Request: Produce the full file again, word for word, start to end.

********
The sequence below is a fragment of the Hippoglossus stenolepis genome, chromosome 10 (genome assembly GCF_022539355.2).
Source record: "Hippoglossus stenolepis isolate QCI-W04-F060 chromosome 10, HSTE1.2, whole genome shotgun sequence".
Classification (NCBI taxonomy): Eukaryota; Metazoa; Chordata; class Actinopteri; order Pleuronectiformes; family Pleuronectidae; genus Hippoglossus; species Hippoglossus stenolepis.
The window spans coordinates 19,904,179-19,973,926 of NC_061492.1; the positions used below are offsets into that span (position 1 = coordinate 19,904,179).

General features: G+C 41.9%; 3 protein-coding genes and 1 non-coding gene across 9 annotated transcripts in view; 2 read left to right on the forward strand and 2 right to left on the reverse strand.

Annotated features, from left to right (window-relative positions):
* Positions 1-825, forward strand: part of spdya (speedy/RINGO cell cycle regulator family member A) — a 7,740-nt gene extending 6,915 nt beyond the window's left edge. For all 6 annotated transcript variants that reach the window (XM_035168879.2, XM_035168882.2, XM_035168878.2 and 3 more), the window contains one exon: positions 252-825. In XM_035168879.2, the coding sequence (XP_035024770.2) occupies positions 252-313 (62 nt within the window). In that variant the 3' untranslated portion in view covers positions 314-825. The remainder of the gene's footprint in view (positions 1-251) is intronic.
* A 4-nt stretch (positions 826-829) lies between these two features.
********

The sequence below is a fragment of the Hippoglossus stenolepis genome, chromosome 10 (genome assembly GCF_022539355.2).
Source record: "Hippoglossus stenolepis isolate QCI-W04-F060 chromosome 10, HSTE1.2, whole genome shotgun sequence".
Classification (NCBI taxonomy): Eukaryota; Metazoa; Chordata; class Actinopteri; order Pleuronectiformes; family Pleuronectidae; genus Hippoglossus; species Hippoglossus stenolepis.
The window spans coordinates 19,904,179-19,973,926 of NC_061492.1; the positions used below are offsets into that span (position 1 = coordinate 19,904,179).

General features: G+C 41.9%; 3 protein-coding genes and 1 non-coding gene across 9 annotated transcripts in view; 2 read left to right on the forward strand and 2 right to left on the reverse strand.

Annotated features, from left to right (window-relative positions):
* Positions 1-825, forward strand: part of spdya (speedy/RINGO cell cycle regulator family member A) — a 7,740-nt gene extending 6,915 nt beyond the window's left edge. For all 6 annotated transcript variants that reach the window (XM_035168879.2, XM_035168882.2, XM_035168878.2 and 3 more), the window contains one exon: positions 252-825. In XM_035168879.2, the coding sequence (XP_035024770.2) occupies positions 252-313 (62 nt within the window). In that variant the 3' untranslated portion in view covers positions 314-825. The remainder of the gene's footprint in view (positions 1-251) is intronic.
* A 4-nt stretch (positions 826-829) lies between these two features.